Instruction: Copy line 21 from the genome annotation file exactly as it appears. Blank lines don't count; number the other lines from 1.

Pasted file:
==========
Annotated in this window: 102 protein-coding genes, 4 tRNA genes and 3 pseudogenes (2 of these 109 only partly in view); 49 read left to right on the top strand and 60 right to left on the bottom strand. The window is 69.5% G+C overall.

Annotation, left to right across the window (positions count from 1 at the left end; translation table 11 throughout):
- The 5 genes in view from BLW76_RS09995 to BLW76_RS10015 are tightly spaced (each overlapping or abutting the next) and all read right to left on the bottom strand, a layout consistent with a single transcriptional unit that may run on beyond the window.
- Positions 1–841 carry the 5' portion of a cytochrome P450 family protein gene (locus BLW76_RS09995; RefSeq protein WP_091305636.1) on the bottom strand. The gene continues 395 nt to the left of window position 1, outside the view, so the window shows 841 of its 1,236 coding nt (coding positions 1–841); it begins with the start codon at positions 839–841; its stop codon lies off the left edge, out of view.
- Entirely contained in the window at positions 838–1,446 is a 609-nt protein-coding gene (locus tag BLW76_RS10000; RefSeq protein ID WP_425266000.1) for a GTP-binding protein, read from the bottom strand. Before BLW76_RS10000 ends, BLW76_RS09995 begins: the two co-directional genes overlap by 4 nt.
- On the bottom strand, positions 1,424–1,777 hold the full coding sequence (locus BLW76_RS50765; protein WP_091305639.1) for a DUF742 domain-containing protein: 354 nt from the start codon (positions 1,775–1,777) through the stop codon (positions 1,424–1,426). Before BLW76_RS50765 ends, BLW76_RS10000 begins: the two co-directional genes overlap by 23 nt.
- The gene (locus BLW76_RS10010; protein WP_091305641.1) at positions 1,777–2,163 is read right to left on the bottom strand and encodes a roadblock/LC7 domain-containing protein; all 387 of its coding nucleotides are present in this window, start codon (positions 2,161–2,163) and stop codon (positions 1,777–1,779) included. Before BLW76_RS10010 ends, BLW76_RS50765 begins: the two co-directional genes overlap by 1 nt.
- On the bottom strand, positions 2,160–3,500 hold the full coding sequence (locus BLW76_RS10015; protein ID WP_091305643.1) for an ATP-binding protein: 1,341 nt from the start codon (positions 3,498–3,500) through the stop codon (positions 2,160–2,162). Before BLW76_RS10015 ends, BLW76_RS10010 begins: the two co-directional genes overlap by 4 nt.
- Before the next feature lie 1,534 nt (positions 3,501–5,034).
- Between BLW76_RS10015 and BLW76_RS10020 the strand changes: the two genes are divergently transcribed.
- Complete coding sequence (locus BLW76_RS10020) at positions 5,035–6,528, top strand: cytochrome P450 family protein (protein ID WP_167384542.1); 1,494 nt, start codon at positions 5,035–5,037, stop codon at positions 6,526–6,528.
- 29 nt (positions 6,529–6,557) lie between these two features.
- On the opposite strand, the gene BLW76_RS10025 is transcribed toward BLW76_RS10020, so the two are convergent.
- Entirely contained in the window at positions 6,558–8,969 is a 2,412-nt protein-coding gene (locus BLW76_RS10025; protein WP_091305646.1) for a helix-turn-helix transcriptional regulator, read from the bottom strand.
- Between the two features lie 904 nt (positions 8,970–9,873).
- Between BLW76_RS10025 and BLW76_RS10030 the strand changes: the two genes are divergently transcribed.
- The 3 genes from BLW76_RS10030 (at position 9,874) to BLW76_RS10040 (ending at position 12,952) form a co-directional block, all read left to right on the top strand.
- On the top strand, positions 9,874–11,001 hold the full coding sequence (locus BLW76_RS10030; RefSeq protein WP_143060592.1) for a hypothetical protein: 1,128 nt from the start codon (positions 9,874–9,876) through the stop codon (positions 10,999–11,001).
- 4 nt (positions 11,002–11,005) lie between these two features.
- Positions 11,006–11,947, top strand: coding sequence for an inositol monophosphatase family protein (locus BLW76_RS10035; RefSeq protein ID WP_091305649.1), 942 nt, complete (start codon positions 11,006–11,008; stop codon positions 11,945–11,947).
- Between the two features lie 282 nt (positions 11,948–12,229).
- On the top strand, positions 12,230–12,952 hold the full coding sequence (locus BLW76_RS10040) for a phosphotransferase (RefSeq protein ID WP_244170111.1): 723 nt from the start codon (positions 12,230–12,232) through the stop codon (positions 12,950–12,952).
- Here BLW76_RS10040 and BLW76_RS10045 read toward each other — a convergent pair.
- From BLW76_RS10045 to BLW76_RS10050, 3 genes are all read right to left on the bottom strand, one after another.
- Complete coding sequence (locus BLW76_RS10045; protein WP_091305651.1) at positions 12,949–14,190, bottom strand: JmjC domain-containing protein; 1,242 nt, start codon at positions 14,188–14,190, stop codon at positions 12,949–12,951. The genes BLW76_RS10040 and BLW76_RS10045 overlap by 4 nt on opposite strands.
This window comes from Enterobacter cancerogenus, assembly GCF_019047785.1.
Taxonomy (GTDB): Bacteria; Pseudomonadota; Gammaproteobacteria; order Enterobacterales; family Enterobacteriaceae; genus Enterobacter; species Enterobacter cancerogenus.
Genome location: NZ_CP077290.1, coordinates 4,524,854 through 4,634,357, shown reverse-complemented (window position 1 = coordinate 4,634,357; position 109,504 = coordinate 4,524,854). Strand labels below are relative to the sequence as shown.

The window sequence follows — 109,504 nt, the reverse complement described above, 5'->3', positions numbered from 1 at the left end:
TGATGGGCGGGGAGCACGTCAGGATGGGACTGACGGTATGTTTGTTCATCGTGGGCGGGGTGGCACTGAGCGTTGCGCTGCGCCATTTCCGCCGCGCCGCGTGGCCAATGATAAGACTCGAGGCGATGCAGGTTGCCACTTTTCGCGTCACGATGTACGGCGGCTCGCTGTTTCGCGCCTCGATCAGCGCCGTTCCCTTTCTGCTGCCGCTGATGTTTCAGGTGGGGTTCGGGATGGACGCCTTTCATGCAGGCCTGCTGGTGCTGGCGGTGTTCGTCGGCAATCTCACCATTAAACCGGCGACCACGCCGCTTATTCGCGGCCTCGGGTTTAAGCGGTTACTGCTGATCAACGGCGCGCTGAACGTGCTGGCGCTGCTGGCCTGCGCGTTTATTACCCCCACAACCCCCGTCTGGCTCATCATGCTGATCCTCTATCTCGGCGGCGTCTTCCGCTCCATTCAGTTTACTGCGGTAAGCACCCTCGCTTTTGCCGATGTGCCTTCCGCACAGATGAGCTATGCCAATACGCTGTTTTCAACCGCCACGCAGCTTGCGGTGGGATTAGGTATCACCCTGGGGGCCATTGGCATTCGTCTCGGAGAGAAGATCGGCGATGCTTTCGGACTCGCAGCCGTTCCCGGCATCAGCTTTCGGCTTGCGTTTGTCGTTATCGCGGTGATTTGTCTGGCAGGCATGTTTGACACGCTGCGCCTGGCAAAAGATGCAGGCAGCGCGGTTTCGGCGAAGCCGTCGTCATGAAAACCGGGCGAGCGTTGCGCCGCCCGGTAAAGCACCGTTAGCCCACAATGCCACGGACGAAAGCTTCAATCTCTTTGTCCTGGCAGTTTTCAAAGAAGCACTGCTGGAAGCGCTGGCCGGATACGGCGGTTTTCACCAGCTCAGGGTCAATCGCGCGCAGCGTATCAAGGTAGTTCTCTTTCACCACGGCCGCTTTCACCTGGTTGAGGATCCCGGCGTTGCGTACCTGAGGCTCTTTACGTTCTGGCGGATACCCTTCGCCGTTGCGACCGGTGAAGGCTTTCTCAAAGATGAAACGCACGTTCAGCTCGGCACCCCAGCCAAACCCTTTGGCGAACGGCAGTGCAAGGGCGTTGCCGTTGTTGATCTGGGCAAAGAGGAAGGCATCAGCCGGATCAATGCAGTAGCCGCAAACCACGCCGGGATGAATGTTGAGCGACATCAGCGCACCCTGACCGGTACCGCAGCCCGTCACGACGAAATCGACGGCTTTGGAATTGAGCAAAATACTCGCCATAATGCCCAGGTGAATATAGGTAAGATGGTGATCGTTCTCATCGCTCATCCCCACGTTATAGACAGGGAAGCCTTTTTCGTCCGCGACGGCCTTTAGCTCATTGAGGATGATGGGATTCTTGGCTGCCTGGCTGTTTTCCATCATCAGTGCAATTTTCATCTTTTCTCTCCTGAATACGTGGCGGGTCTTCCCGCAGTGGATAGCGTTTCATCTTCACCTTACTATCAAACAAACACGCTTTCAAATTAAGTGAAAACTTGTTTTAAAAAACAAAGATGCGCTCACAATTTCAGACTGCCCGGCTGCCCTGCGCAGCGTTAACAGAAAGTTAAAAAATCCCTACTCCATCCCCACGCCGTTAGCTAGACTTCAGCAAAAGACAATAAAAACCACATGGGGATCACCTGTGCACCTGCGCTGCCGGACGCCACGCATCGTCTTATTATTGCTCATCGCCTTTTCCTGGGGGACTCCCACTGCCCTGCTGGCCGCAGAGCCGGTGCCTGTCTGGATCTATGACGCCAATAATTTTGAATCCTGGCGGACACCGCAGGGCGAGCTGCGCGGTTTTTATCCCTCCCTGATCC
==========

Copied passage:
- Between the two features lie 282 nt (positions 11,948–12,229).